Mathew GARR

Poppy

GARR, Mathew

Service Number: 428
Enlisted: 6 October 1915, At Sea aboard HMAT Demostheues
Last Rank: Private
Last Unit: 47th Infantry Battalion
Born: Thursday Island, Queensland, 2 July 1889
Home Town: Bathurst Island, Northern Territory
Schooling: Not yet discovered
Occupation: Labourer
Died: Killed in Action, Belgium, 29 September 1917, aged 28 years
Cemetery: No known grave - "Known Unto God"
Memorials: Australian War Memorial, Roll of Honour, Darwin War Memorial, Menin Gate Memorial (Commonwealth Memorial to the Missing of the Ypres Salient)
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World War 1 Service

6 Oct 1915: Enlisted AIF WW1, Private, SN 428, At Sea aboard HMAT Demostheues
18 May 1916: Involvement AIF WW1, Private, SN 428, 41st Infantry Battalion, Enlistment/Embarkation WW1
18 May 1916: Embarked AIF WW1, Private, SN 428, 41st Infantry Battalion, HMAT Demosthenes, Sydney
7 Jun 1917: Involvement AIF WW1, Private, SN 428, 47th Infantry Battalion, Messines
20 Sep 1917: Involvement AIF WW1, Private, SN 428, 47th Infantry Battalion, Menin Road
29 Sep 1917: Involvement AIF WW1, Private, SN 428, 47th Infantry Battalion, Polygon Wood

Help us honour Mathew Garr's service by contributing information, stories, and images so that they can be preserved for future generations.

Biography contributed by John Edwards

"Matthew was one five children born to Carlos and Mary Anne Garr (nee Bunyan). Carlos was a Filipino pearl-shell diver who travelled to Thursday Island as a 16 year old and then spent the rest of his life working between Thursday Island and Port Darwin either pearl-shell diving or fishing for trepang. Mathes was born at Thursday Island Queensland.  The family lived on ‘Carlos Beach’ (Dinah Beach) near Frances Bay. Mary Anne drowned near the Fort Hill Bath House in 1909 and was buried in Palmerston Cemetery. Mathew was one of four brothers who enlisted for the AIF in 1915 - Palencio (enlisted but did not serve) William (3051), was also killed in action and Glamor was wounded, awarded the Military Medal for bravery and later served in WW2. Before the war Matthew and his wife Fanny were residents at Bathurst Island Mission, Darwin, Northern Territory. Garr Street, Darwin is named in honour of William and Matthew who were killed in action." - Source unknown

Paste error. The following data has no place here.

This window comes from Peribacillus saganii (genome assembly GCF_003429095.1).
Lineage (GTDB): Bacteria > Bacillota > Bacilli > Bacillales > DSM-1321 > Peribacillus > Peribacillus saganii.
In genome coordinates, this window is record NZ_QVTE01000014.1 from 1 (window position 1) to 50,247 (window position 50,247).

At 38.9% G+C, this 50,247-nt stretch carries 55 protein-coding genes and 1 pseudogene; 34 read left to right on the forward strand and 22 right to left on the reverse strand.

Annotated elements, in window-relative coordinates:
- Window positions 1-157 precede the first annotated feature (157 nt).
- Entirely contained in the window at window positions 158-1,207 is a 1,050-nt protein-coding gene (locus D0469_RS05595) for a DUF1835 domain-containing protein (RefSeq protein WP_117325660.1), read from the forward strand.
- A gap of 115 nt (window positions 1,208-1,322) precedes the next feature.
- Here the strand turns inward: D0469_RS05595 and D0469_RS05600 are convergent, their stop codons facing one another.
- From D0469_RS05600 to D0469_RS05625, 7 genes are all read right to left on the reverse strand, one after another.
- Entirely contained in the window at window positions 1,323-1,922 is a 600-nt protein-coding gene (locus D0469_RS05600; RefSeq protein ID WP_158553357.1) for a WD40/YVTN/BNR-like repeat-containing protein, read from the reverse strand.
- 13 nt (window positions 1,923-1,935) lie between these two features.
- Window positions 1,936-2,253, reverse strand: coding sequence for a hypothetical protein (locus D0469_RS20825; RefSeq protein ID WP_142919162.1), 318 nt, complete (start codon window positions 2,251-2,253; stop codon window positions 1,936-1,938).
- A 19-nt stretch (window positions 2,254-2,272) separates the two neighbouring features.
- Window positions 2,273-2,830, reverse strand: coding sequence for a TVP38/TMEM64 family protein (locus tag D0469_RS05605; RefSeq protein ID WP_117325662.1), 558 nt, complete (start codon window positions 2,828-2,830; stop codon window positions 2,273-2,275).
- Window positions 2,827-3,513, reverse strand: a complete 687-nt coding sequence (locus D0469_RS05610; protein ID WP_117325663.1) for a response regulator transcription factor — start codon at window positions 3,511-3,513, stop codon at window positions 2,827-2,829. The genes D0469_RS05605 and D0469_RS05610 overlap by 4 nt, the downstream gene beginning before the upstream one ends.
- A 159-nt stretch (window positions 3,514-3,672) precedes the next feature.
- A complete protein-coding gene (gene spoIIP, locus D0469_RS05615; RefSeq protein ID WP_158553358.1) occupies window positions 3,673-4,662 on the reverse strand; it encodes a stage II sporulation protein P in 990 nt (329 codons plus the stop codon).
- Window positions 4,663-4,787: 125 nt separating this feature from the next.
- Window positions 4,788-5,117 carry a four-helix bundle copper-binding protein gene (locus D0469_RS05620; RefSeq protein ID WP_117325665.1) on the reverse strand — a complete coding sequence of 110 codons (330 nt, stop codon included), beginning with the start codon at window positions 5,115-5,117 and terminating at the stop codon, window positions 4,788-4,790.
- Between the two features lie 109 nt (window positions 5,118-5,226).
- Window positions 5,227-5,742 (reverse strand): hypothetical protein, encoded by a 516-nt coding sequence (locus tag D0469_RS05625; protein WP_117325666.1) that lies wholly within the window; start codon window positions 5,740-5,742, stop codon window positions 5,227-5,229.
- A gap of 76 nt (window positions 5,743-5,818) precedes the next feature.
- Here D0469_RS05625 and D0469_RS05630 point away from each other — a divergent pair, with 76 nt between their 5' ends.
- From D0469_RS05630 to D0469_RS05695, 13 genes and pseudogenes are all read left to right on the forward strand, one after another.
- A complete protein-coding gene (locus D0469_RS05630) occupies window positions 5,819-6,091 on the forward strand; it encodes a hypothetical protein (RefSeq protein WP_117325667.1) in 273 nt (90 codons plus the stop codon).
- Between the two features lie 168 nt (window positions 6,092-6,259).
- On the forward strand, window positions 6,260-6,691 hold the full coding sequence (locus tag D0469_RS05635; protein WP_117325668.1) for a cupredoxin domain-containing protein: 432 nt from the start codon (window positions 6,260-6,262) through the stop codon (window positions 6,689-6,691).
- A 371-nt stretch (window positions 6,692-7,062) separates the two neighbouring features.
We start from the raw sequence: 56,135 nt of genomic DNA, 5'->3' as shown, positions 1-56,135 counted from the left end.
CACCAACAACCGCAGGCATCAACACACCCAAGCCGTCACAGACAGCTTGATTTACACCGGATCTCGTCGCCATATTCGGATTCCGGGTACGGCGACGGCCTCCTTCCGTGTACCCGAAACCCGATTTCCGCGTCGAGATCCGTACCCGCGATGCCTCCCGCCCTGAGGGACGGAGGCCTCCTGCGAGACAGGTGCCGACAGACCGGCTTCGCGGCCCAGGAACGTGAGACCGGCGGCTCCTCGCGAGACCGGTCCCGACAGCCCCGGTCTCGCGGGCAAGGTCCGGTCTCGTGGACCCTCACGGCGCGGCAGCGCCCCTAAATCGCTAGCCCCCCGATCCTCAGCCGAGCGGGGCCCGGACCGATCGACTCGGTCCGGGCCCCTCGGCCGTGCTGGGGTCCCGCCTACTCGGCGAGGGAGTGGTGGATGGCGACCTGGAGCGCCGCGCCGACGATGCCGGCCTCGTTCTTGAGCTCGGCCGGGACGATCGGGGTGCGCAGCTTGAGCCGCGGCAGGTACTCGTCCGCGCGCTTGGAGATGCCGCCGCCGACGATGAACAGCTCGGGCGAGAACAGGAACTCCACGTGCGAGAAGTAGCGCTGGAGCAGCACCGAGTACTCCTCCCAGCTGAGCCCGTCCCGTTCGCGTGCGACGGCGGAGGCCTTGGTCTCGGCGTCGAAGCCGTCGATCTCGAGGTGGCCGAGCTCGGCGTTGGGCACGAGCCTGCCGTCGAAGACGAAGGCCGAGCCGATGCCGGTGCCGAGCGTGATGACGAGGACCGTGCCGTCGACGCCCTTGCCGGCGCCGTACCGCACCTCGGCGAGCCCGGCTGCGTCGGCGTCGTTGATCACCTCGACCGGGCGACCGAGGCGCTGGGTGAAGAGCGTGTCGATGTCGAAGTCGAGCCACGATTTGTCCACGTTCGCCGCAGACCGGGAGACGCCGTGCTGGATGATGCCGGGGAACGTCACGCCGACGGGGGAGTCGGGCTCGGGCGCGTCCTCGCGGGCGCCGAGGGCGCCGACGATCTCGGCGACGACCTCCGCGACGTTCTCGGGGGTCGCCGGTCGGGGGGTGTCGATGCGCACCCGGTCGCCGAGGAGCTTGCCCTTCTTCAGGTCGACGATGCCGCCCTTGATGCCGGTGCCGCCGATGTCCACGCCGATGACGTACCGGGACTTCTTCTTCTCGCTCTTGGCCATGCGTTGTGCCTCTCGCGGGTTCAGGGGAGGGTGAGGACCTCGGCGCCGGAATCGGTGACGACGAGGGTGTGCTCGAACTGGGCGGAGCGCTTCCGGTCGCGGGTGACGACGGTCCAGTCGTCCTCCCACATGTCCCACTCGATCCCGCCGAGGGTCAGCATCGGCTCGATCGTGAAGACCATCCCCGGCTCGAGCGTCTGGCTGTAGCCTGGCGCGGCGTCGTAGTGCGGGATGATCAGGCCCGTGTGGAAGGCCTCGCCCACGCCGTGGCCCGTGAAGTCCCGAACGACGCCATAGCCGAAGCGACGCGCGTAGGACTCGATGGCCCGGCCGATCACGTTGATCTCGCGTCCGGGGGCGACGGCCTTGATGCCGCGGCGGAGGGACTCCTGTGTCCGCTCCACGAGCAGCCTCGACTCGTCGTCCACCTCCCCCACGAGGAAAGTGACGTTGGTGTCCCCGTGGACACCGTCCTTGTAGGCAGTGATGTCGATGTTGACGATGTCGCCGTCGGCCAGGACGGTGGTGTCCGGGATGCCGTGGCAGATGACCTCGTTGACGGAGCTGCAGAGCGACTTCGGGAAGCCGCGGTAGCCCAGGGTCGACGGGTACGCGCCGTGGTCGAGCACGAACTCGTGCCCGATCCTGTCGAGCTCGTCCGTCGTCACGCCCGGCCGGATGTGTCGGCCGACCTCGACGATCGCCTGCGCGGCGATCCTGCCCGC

"428 Private Matthew Garr, an indigenous serviceman from Thursday Island, Queensland. A labourer prior to enlistment, Pte Garr embarked with B Company, 41st Battalion, from Sydney, NSW, aboard HMAT Demosthenes (A64) on 18 May 1916. Later in the same year he transferred to the 47th Battalion. Pte Garr was killed in action in Belgium on 29 September 1917, aged 27. He has no known grave and is commemorated on the Ypres (Menin Gate) Memorial, Belgium. Two of Pte Garr’s brothers also served: 3051 Pte William Gar [alternate spelling of Garr], 4th Pioneer Battalion, was killed in action on 30 November 1916. 4417 Pte Glamor Garr MM, 26th Battalion returned to Australia on 15 May 1919." - SOURCE (www.awm.gov.au)

"Born Martien Mateo Ga on 2 July 1889 on Thursday Island, to Carlos Ga, a Filipino immigrant, and Mary Ann Bunyan, a Welsh immigrant, Matthew Garr was the third of 14 children. He grew up at the Bathurst Mission on Thursday Island. At the outbreak of the First World War he was married with a daughter, and he and his brothers were all employed as labourers on Thursday Island. Garr enlisted in Darwin along with one of his younger brothers, Palencio, on 6 October 1915. Both were assigned to the 4th Darwin Contingent. Another brother, William, had already left Australia with reinforcements for the 9th Battalion, and a fourth, Glamor, joined the 26th Battalion in November. A farewell event was held at the Darwin Town Hall for the men of the 4th Darwin Contingent, including the Garr brothers and two other Filipino Australians. The contingent then sailed to Brisbane, where the men were transferred to the Enoggera Barracks.

After his initial training, Garr was posted to the newly raised 41st Battalion. His brother, however, could not adapt to the rigours of training and was discharged in May 1916 as unsuitable for service. He did not return to Darwin and died a year later in Queensland, aged 25. In May 1916 Garr embarked with the 41st Battalion aboard the transport ship Demosthenes, bound for England. During the voyage he was charged and fined for breaking out of his quarters while on active service. In England Garr was taken on strength with the 12th Training Battalion and underwent further training for operations on the Western Front. At the end of September he was sent to France and transferred to the 47th Battalion, joining it on the field in October.

In November Garr was hospitalised with a fever. Around this time Garr’s brother William, now serving with the 4th Pioneer Battalion, was killed by a shell while working on repairing tramlines at Decauville, France. Garr again fell ill and was transferred to England for recovery. It wasn’t until May 1917 that he re-joined his battalion. He took part in his first battle at Messines in June, and in the battle of Menin Road and Polygon Wood in September. At the end of the month, the 47th Battalion was in the front line in support trenches on Westhoek Ridge. Men of the battalion were engaged on working parties, burying cables and digging in water pipes in preparation for the next phase of the offensive. On 29 September Garr was killed by shell-fire. He was 28 years old.